WOODSTOCK – Numerous governmental bodies throughout the Woodstock area would tap into and manage a robust, high-speed communication network, under a $2.11 million construction project that officials say upgrades McHenry County’s technological infrastructure.
The proposed project would install fiber-optic cables along Route 14, starting from McHenry County College and carrying throughout Woodstock city limits.
Officials from Woodstock, District 200, MCC, the county and its emergency telephone system board could all connect to the fiber-optic line, allowing them to save costs, interconnect and share data and files faster, both Woodstock and county officials said.
Each group also would appoint a representative to a new board that would oversee and manage the high-speed network.
Woodstock and county officials believe the project’s value could also lead to future economic development opportunities, where the five-member board partners with a private company to lease untapped fiber-optic lines to businesses throughout the Woodstock area.
“It’s an exponential expansion of capacity,” County Administrator Peter Austin said. “More and more, we are pushing data all over our lives. ... We are able to provide more Internet capacity at similar costs.”
Woodstock City Council members recently committed to the project, unanimously approving an agreement between the four other groups to create the fiber-optic network.
The District 200 Board scheduled a vote on the proposal for its Tuesday meeting. The McHenry County Board also is set to take a final vote on the agreement during its Nov. 6 meeting, Austin said.
If the project is approved, Chicago-based Globetrotters Engineering Corp. would install the $2.11 million fiber-optic network. The connection could be active by next summer, Austin said.
Once Woodstock connects, city officials would start to see immediate savings since the new connection would allow them to eliminate slower connections and radio circuits currently provided by Comcast and other vendors, City Manager Roscoe Stelford said.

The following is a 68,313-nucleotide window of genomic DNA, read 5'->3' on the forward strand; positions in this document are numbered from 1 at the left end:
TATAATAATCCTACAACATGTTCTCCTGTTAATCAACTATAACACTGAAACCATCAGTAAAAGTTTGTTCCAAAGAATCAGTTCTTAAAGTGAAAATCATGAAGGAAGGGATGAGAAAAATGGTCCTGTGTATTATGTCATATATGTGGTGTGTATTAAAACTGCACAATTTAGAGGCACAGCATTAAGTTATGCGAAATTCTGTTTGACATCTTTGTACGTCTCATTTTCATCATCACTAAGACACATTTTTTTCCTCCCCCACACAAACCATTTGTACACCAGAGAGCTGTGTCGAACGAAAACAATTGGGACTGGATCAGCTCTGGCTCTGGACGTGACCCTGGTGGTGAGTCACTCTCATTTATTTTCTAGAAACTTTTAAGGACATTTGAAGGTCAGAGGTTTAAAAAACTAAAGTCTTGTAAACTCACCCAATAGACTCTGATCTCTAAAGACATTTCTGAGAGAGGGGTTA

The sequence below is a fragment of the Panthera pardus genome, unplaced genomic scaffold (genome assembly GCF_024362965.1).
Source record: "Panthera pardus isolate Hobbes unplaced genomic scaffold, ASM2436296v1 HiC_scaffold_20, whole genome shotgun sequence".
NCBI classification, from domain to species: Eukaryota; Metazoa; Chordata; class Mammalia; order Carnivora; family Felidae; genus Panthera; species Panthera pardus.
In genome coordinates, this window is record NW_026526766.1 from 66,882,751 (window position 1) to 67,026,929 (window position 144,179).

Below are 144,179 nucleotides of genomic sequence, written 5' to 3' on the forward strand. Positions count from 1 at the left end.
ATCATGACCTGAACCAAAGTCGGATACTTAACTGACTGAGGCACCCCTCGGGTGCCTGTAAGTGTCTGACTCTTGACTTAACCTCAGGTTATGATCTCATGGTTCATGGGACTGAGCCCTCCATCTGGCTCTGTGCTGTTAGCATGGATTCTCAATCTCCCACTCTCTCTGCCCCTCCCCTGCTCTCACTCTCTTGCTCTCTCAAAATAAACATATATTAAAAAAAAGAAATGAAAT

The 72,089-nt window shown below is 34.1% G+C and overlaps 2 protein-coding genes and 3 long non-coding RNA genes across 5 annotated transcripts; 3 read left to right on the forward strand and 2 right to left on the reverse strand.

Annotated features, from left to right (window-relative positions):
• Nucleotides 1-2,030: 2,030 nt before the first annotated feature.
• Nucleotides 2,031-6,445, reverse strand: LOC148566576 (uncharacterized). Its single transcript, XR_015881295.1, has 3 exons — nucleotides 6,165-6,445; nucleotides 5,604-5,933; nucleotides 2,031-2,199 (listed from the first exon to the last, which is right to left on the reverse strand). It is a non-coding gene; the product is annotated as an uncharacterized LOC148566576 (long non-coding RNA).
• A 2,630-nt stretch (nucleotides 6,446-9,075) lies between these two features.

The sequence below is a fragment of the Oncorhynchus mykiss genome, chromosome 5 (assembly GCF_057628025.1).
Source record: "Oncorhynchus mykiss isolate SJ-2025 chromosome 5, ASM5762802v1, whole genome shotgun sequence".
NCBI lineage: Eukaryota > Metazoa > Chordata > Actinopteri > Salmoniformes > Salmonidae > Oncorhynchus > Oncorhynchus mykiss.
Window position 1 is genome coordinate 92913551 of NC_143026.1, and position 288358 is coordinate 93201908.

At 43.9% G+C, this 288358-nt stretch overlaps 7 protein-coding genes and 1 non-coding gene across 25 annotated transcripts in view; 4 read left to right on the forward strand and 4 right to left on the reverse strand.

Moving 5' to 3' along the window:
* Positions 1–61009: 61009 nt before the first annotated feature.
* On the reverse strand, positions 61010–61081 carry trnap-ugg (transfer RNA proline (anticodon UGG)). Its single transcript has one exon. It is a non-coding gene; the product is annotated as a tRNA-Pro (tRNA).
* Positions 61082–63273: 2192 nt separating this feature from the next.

The city estimated it could save about $13,448 annually on Internet-related costs, although officials still would help manage the new network. The city’s projected operational costs for it total $33,784 a year, according to city documents.
But a more reliable, faster network greatly outweighs the cost savings, Stelford said. The potential economic development opportunities, allowing area businesses to buy and use the new network, alone makes the project significant, he said.
“Having that high-tech infrastructure in the City of Woodstock is going to be another feather in our cap for us to secure economic development opportunities,” Stelford said.
All five local governments in the proposed network would share the $2.11 million construction costs.
On paper, District 200 will contribute the most, responsible for $806,526 of the total cost.
The county would pay $760,526. Woodstock would contribute $386,624, while the 9-1-1 board and MCC would pay $105,800 and $54,423, respectively.
But under the proposed agreement, both the county and city would cover District 200’s construction portion upfront. The district has agreed to pay back both groups in installments during the next four years.
Before voting for the agreement last week, Woodstock council member Mike Turner said he found it “mildly annoying” as a city taxpayer that District 200, which has a larger budget than Woodstock, would ask the city for financial help.
District spokeswoman Carol Smith said school officials were apprehensive about the project costs since numerous proposed bills in Springfield create financial unknowns for the district.
Among them, a bill that would change the school state aid formula dissuaded the district from a large, upfront commitment to the fiber-optic network, she said.
The district still sees benefits to the new network. The majority of its schools would connect to the fiber-optic lines, under the agreement.
“The long-term gain and benefit to our students and staff members is increased bandwidth, which is necessary for current and future technology needs in the classroom,” Smith said.